Die fünf Sinne Teil 1 der Sinn – The five senses in German

Die Fünf Sinne

Die fünf Sinne Teil 1 der Sinn – The five senses in German

Before we even learn to walk let alone speak we learn how to trust our senses: sight, touch, smell, taste, hearing. Because our senses determine so much of how we perceive the world, it’s important for us to be able to express them linguistically. Being able to talk about them in German will help you increase your vocabulary and means of communication. Let’s get started.

Aristotle’s five senses (Die fünf Sinne des Menschen nach Aristoteles)

die 5 Sinne 

Below are the five senses that were first scientifically (wissenschaftlich) described by Aristotle. Note that in the German we have the substantivized verb z.B. das Sehen and then the more technical form of the ability that ends in “sinn” and literally translates into “sense of …”.

  • das Sehen / der Gesichtssinn (sight) — sehen (to see)
    • die visuelle Wahrnehmung mit den Augen
  • das Hören / der Gehörsinn (hearing) — hören (to hear)
    • die auditive Wahrnehmung mit den Ohren
  • das Riechen / der Geruchssinn (smell) — riechen (to smell)
    • die olfaktorische Wahrnehmung mit der Nase
  • das Schmecken / der Geschmackssinn (taste) – schmecken (to taste)
    • die gustatorische Wahrnehmung mit der Zunge
  • das Tasten / der Tastsinn (touch) – tasten (to touch)
    • die taktile Wahrnehmung mit der Haut

As you can see from above, many of the words for defining the senses are similar to the English words (visual, audio, olfactory, gustatory, tactile)

Sinn is German for sense

Before we get too much deeper in the five senses, let’s just cover the German word Sinn (sense). In many ways it too is quite similar to the English words in terms of its usage. From the ability to perceive something (Wahrnehmung) using the senses, to meaning of something (it’s sense), to the goal or target of an action (purpose). Sinn is a good German word to learn. Here are it’s five definitions and examples to highlight them taken from the Duden:

  1. Fähigkeit der Wahrnehmung und Empfindung (die in den Sinnesorganen ihren Sitz hat) (The ability to perceive and sense using ones sensory organs.)
    • Blinde haben oft sehr ausgeprägte andere Sinne wie ein feines Gehör. (The blind often have a very keen other senses such as acute hearing.)
  2. Gefühl, Verständnis für etwas; innere Beziehung zu etwas (Feeling, Understanding for something; inner relationship to something)
    • Sein Vater hat wirklich keinen Sinn für Humor. (His father really doesn’t have a sense of humor.)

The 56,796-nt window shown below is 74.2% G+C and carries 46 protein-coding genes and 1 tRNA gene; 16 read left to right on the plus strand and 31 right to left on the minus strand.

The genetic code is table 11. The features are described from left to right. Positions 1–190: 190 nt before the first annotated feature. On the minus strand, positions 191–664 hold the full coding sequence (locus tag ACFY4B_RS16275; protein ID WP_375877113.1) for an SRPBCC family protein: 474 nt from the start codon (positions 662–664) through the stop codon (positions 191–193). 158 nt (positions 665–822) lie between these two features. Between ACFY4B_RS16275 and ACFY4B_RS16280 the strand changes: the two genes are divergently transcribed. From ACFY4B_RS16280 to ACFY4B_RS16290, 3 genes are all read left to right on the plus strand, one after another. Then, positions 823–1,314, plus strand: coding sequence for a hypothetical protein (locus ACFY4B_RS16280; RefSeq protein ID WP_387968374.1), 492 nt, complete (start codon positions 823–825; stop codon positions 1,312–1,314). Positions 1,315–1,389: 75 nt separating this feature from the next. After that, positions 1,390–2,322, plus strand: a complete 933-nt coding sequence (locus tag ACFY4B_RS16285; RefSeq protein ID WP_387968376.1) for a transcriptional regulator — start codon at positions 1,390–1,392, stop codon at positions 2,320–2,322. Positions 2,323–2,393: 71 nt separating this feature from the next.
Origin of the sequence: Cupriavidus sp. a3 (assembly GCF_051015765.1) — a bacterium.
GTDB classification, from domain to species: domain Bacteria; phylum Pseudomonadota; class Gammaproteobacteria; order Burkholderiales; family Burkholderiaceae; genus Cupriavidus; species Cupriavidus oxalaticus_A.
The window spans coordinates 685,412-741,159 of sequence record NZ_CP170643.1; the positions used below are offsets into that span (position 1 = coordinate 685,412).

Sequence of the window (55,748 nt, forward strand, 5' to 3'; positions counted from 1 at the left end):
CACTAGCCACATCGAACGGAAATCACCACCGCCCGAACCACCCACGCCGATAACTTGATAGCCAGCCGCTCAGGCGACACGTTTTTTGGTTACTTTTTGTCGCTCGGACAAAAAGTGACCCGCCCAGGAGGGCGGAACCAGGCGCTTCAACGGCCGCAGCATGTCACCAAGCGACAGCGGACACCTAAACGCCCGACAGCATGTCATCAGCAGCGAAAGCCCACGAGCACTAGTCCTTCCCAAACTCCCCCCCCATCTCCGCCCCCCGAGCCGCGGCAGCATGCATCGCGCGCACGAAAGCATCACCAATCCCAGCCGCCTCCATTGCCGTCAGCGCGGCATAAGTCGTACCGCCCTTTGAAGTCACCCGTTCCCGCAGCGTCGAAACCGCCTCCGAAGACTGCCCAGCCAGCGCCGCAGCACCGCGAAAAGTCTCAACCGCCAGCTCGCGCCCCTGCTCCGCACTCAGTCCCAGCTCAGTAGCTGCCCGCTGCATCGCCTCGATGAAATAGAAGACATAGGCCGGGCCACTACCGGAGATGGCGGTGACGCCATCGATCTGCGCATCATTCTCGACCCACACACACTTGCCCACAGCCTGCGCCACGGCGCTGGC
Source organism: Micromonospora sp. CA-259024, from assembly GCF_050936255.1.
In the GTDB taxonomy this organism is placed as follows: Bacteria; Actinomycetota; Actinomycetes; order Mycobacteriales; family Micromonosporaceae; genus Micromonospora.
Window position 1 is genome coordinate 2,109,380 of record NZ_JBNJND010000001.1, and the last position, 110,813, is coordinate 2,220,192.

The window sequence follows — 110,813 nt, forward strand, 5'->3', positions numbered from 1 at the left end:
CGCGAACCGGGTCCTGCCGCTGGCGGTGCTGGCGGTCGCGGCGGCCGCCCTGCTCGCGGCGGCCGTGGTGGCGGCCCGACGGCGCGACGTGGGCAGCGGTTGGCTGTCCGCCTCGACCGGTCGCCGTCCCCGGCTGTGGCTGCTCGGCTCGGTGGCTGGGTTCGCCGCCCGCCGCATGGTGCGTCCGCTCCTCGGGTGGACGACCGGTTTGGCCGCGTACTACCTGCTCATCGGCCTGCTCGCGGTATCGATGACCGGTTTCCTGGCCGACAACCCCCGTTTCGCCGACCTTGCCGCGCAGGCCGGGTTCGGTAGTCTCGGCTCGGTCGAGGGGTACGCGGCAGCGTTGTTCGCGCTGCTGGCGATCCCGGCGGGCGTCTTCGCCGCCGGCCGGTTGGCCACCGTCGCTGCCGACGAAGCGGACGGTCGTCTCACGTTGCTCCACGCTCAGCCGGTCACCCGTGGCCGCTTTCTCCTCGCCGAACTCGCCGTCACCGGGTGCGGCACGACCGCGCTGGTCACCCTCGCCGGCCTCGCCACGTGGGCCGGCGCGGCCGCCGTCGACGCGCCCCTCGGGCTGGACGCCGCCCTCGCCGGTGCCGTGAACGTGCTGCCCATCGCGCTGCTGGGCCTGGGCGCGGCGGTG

3. jemandes Gedanken, Denken; Sinnesart, Denkungsart (gehoben) (In an formal language: someone’s thoughts; their way of thinking.)
    • Was ist dir denn da in den Sinn gekommen, als du das Auto geliehen hast ohne zu fragen? (What were you thinking when you borrowed the car without asking?)
    • Den Plan kannst du dir gleich wieder aus dem Sinn schlagen. (You can forget the plan right now. (literally: strike the plan from your mind))
  4. gedanklicher Gehalt, Bedeutung, Sinngehalt (intellectual content, meaning; logical meaning)
    • Bei alten Gesetzen muss man oft überlegen, welchen Sinn sie ursprünglich hatten. (When it comes to old laws, one if often left asking what their original meaning (purpose) was.)
  5. Ziel und Zweck, Wert, der einer Sache innewohnt (goal and purpose, the value inherent in a thing)
    • Welchen Sinn verfolgt bitte Ihre Frage? (What’s the purpose of your question? (What are you trying to get at?))

One thing needs to be said here. German has translated the English phrase “That doesn’t make any sense.” as “Das macht keinen Sinn.” While you will often hear this, it’s grammatically incorrect. The correct form of this phrase is: “Das ergibt keinen Sinn.” You can read all about this linguistic faux pas on Bastien Sick’s Zwiebelfisch blog: Stop making sense!

Words often associated with Sinn:


Sinn Adjektive


Sinn Verben


Sinn Nomen

Erbsen auf halb 6

If you’re looking for a great German film about our senses, Erbsen auf halb 6 is a must watch. Here is the trailer.

Learn More German

This is the first post of six on the five senses in German. Click on the links below to read through them all, increase your German vocabulary, and find out which sense doesn’t exist in Swiss-German.

Related Posts:


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